From The Lobster director Yorgos Lanthimos and writers Deborah Davis and Tony McNamara comes The Favourite, at long last a movie about kings and queens and regal ladies that doesn’t venerate the monarchy. It feels like the period piece I’ve always wanted.
Prolific British television actor Olivia Colman plays Queen Anne, the gout-addled ruler of early 18th century Great Britain who’s so caught up in her 17 rabbits (one for every child she birthed stillborn or who died in infancy) that she can’t remember if there’s a war on. Rachel Weisz plays Lady Marlborough, the queen’s “favourite” and the real political operator at court. How does one become the queen’s favorite? Mostly by pleasuring her in the bed chamber (which could mean just rubbing her gouty legs or actual genital stimulation) and humoring her latest weird whim, like gorging fine cheeses or racing fancy ducks.
As Columbia professor Julie Crawford explained to The Cut, “There wasn’t a radical separation between what we recognize as sexual intimacy and the other kinds of bodily intimacy with which people lived at the time, particularly for elite people, who had women who literally undressed them and washed their vaginas.”
Into this mix comes Abigail, played by Emma Stone, a fallen noblewoman and cousin of Lady Marlborough who has come to court to find a job and maybe redeem her family name. On the way there she shares a carriage ride with a soldier who stares at her while he tugs himself under his pants (the year’s best IMDB credit), and when she goes to get out she falls face-first into the muck trying to avoid his grope. “This mud stinks,” she says to a servant boy at court. To which he replies matter of factly, “They shit in the streets here.”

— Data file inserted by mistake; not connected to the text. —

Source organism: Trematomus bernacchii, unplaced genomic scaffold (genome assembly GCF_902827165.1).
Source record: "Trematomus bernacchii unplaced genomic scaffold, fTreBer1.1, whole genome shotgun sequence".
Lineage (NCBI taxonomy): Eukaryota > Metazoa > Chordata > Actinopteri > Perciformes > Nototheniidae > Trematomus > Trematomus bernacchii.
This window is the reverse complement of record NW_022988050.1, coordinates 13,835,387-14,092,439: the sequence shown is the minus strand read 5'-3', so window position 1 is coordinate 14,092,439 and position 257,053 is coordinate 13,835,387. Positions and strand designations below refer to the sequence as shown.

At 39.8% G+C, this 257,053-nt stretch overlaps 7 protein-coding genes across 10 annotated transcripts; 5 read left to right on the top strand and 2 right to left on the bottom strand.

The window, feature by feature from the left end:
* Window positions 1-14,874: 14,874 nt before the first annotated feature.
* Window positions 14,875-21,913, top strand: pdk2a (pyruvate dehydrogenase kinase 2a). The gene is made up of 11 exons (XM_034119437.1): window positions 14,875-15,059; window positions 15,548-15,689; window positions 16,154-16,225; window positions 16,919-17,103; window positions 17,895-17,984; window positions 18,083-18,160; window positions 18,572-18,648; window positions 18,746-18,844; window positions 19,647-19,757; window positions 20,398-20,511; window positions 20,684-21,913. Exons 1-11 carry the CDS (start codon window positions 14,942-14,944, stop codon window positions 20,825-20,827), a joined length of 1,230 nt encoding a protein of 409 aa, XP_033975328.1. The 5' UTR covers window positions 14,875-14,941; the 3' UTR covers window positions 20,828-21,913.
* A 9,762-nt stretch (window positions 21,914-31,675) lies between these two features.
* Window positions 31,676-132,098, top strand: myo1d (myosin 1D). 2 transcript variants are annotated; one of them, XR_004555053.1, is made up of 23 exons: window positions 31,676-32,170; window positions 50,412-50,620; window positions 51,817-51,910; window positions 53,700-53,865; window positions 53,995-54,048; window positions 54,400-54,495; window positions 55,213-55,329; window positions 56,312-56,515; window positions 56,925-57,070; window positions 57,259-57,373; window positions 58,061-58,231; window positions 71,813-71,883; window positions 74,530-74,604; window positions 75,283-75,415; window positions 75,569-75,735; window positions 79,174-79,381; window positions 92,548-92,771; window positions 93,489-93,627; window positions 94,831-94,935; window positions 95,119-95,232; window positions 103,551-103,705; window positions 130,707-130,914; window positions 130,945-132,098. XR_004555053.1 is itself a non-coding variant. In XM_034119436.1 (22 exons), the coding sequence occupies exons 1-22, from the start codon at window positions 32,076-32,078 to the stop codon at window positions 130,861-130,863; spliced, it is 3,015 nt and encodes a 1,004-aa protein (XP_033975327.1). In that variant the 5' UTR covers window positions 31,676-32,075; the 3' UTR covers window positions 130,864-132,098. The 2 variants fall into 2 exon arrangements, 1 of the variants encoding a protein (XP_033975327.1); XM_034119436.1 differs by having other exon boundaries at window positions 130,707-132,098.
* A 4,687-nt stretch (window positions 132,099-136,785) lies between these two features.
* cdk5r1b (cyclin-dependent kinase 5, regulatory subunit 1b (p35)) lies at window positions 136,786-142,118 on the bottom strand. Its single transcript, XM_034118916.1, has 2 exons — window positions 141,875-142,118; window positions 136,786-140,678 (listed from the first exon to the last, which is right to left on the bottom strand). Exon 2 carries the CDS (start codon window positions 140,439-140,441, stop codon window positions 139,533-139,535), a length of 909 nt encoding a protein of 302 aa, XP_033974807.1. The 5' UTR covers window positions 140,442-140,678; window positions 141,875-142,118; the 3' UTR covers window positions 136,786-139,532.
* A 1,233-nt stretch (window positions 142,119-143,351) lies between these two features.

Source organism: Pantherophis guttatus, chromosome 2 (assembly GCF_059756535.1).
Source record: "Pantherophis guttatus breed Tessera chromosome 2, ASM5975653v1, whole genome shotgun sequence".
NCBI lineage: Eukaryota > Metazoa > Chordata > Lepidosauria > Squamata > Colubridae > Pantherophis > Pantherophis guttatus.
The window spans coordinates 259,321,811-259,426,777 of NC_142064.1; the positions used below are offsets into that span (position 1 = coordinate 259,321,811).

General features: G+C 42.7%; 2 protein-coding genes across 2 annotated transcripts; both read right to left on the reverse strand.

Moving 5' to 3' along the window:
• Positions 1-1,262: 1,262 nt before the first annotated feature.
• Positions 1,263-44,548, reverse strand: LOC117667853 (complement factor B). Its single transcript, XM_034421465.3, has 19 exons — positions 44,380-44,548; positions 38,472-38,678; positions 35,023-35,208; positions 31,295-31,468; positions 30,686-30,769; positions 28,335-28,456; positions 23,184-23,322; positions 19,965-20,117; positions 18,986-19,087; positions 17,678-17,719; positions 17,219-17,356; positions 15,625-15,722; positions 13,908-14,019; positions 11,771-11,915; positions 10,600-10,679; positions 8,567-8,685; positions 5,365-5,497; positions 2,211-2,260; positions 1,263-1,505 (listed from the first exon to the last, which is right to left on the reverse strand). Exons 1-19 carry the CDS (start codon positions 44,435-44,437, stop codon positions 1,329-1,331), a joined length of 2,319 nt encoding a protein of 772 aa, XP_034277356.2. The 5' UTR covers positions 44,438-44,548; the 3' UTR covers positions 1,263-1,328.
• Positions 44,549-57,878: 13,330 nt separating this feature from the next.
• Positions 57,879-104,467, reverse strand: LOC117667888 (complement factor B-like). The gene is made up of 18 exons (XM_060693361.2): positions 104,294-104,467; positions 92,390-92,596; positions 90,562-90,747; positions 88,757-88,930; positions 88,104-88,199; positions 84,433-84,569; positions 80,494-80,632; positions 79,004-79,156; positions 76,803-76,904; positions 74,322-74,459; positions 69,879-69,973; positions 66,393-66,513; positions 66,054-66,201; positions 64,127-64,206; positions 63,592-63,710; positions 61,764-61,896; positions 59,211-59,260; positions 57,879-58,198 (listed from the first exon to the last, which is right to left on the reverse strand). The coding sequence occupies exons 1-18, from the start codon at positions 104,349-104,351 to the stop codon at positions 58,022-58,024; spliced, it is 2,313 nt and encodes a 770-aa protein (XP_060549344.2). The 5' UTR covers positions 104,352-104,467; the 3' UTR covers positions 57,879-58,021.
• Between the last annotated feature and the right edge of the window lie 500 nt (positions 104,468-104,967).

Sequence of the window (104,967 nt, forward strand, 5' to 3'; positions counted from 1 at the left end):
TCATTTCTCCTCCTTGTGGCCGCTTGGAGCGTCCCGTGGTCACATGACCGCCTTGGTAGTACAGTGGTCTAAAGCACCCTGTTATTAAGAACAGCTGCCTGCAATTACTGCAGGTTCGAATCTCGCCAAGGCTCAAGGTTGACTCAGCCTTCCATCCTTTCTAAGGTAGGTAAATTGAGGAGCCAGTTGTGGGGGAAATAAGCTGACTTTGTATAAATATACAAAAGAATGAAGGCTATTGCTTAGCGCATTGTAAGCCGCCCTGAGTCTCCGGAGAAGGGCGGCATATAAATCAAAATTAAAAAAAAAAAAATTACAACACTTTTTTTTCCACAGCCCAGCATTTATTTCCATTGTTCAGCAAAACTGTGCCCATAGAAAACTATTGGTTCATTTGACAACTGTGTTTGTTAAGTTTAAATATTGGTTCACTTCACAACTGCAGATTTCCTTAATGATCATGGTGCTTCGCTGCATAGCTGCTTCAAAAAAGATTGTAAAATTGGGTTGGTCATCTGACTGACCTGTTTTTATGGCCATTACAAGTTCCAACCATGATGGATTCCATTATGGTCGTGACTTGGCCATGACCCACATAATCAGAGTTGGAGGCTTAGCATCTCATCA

That’s sort of The Favourite in a nutshell, brutally accurate to the nitty-gritty of life in the early 18th century with dialogue made modern enough to understand and glib enough to be consistently hilarious.
It’s hard to convey just how refreshing this is. For a long time the only strong female character Hollywood screenwriters could think to write were actual queens. And so the salient factor for most period pieces, basically all the way up to now, was a famous actress acting wickedly imperious. The goal was apparently for audiences to shout “yaaas queen!” at an actual queen, which is pretty much the most neoliberal horseshit ever. Monarchs were “powerful,” sure, and Elizabeth I in particular certainly deserves credit for being both a pioneer and a savvy operator, but almost by definition European royalty mainly consisted of the inbred failchildren of the rich.